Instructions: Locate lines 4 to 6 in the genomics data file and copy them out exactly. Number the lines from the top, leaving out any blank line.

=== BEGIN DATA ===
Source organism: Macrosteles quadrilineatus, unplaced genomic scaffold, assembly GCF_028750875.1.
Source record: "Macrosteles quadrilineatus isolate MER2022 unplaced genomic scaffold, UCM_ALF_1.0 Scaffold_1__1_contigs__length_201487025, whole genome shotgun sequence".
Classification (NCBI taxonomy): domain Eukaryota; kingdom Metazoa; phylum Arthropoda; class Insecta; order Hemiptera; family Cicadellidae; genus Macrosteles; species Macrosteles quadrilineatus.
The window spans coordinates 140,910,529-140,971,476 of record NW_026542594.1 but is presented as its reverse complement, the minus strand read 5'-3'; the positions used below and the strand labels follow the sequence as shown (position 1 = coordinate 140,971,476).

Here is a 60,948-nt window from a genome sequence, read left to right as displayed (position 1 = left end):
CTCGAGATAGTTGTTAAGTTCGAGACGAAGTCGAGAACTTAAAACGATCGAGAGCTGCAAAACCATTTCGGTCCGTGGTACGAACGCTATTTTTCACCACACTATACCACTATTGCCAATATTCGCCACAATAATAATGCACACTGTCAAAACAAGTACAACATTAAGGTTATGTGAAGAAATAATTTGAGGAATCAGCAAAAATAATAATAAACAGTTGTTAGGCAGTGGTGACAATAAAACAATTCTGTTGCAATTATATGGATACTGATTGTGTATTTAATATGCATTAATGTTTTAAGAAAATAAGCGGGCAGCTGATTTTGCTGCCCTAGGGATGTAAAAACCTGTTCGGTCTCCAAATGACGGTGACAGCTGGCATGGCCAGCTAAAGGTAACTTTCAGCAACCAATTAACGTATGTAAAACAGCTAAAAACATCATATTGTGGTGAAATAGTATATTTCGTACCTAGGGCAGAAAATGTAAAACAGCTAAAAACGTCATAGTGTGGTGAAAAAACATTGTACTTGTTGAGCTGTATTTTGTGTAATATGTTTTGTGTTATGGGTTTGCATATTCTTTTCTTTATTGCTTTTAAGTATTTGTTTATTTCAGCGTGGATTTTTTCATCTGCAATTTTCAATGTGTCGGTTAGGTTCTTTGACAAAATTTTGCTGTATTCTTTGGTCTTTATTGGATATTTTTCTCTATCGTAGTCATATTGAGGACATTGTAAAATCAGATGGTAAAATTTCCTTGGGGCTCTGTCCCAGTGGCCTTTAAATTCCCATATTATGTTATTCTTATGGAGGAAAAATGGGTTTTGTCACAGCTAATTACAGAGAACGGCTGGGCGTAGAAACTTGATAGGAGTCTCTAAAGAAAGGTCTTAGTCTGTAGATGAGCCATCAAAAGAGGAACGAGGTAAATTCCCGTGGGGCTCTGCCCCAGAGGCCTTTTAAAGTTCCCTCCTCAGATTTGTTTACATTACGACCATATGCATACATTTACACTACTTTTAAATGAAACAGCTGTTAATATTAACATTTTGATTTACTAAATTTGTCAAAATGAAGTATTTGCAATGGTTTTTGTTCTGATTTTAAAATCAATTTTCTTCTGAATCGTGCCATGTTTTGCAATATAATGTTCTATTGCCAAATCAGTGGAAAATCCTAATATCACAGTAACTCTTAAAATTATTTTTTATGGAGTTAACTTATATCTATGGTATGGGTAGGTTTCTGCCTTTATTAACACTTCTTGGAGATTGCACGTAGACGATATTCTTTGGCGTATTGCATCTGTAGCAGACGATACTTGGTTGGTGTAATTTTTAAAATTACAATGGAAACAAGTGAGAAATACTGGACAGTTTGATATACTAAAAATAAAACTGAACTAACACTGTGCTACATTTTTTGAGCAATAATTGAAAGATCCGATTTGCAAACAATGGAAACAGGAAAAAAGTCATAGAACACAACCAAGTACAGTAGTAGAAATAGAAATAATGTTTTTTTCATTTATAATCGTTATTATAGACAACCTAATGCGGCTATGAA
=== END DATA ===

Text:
The window spans coordinates 140,910,529-140,971,476 of record NW_026542594.1 but is presented as its reverse complement, the minus strand read 5'-3'; the positions used below and the strand labels follow the sequence as shown (position 1 = coordinate 140,971,476).

Here is a 60,948-nt window from a genome sequence, read left to right as displayed (position 1 = left end):
CTCGAGATAGTTGTTAAGTTCGAGACGAAGTCGAGAACTTAAAACGATCGAGAGCTGCAAAACCATTTCGGTCCGTGGTACGAACGCTATTTTTCACCACACTATACCACTATTGCCAATATTCGCCACAATAATAATGCACACTGTCAAAACAAGTACAACATTAAGGTTATGTGAAGAAATAATTTGAGGAATCAGCAAAAATAATAATAAACAGTTGTTAGGCAGTGGTGACAATAAAACAATTCTGTTGCAATTATATGGATACTGATTGTGTATTTAATATGCATTAATGTTTTAAGAAAATAAGCGGGCAGCTGATTTTGCTGCCCTAGGGATGTAAAAACCTGTTCGGTCTCCAAATGACGGTGACAGCTGGCATGGCCAGCTAAAGGTAACTTTCAGCAACCAATTAACGTATGTAAAACAGCTAAAAACATCATATTGTGGTGAAATAGTATATTTCGTACCTAGGGCAGAAAATGTAAAACAGCTAAAAACGTCATAGTGTGGTGAAAAAACATTGTACTTGTTGAGCTGTATTTTGTGTAATATGTTTTGTGTTATGGGTTTGCATATTCTTTTCTTTATTGCTTTTAAGTATTTGTTTATTTCAGCGTGGATTTTTTCATCTGCAATTTTCAATGTGTCGGTTAGGTTCTTTGACAAAATTTTGCTGTATTCTTTGGTCTTTATTGGATATTTTTCTCTATCGTAGTCATATTGAGGACATTGTAAAATCAGATGGTAAAATTTCCTTGGGGCTCTGTCCCAGTGGCCTTTAAATTCCCATATTATGTTATTCTTATGGAGGAAAAATGGGTTTTGTCACAGCTAATTACAGAGAACGGCTGGGCGTAGAAACTTGATAGGAGTCTCTAAAGAAAGGTCTTAGTCTGTAGATGAGCCATCAAAAGAGGAACGAGGTAAATTCCCGTGGGGCTCTGCCCCAGAGGCCTTTTAAAGTTCCCTCCTCAGATTTGTTTACATTACGACCATATGCATACATTTACACTACTTTTAAATGAAACAGCTGTTAATATTAACATTTTGATTTACTAAATTTGTCAAAATGAAGTATTTGCAATGGTTTTTGTTCTGATTTTAAAATCAATTTTCTTCTGAATCGTGCCATGTTTTGCAATATAATGTTCTATTGCCAAATCAGTGGAAAATCCTAATATCACAGTAACTCTTAAAATTATTTTTTATGGAGTTAACTTATATCTATGGTATGGGTAGGTTTCTGCCTTTATTAACACTTCTTGGAGATTGCACGTAGACGATATTCTTTGGCGTATTGCATCTGTAGCAGACGATACTTGGTTGGTGTAATTTTTAAAATTACAATGGAAACAAGTGAGAAATACTGGACAGTTTGATATACTAAAAATAAAACTGAACTAACACTGTGCTACATTTTTTGAGCAATAATTGAAAGATCCGATTTGCAAACAATGGAAACAGGAAAAAAGTCATAGAACACAACCAAGTACAGTAGTAGAAATAGAAATAATGTTTTTTTCATTTATAATCGTTATTATAGACAACCTAATGCGGCTATGAA